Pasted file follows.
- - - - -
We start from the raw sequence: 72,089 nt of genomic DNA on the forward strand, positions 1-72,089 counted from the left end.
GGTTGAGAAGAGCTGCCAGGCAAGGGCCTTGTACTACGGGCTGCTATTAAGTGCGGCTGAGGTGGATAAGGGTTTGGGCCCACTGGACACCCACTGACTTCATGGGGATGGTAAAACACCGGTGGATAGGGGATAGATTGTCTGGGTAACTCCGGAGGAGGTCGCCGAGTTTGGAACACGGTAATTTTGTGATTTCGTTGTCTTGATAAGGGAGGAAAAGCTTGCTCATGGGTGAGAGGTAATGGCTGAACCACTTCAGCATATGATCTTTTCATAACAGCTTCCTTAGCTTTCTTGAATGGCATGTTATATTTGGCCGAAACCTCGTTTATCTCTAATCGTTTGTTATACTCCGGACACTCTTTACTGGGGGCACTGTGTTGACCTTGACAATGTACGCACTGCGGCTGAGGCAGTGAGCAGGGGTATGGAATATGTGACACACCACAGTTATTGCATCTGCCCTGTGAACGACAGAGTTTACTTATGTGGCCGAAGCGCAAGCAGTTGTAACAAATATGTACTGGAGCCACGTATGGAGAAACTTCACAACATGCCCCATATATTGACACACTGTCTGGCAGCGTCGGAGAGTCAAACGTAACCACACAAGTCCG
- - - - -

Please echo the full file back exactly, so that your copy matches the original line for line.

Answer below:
We start from the raw sequence: 72,089 nt of genomic DNA on the forward strand, positions 1-72,089 counted from the left end.
GGTTGAGAAGAGCTGCCAGGCAAGGGCCTTGTACTACGGGCTGCTATTAAGTGCGGCTGAGGTGGATAAGGGTTTGGGCCCACTGGACACCCACTGACTTCATGGGGATGGTAAAACACCGGTGGATAGGGGATAGATTGTCTGGGTAACTCCGGAGGAGGTCGCCGAGTTTGGAACACGGTAATTTTGTGATTTCGTTGTCTTGATAAGGGAGGAAAAGCTTGCTCATGGGTGAGAGGTAATGGCTGAACCACTTCAGCATATGATCTTTTCATAACAGCTTCCTTAGCTTTCTTGAATGGCATGTTATATTTGGCCGAAACCTCGTTTATCTCTAATCGTTTGTTATACTCCGGACACTCTTTACTGGGGGCACTGTGTTGACCTTGACAATGTACGCACTGCGGCTGAGGCAGTGAGCAGGGGTATGGAATATGTGACACACCACAGTTATTGCATCTGCCCTGTGAACGACAGAGTTTACTTATGTGGCCGAAGCGCAAGCAGTTGTAACAAATATGTACTGGAGCCACGTATGGAGAAACTTCACAACATGCCCCATATATTGACACACTGTCTGGCAGCGTCGGAGAGTCAAACGTAACCACACAAGTCCG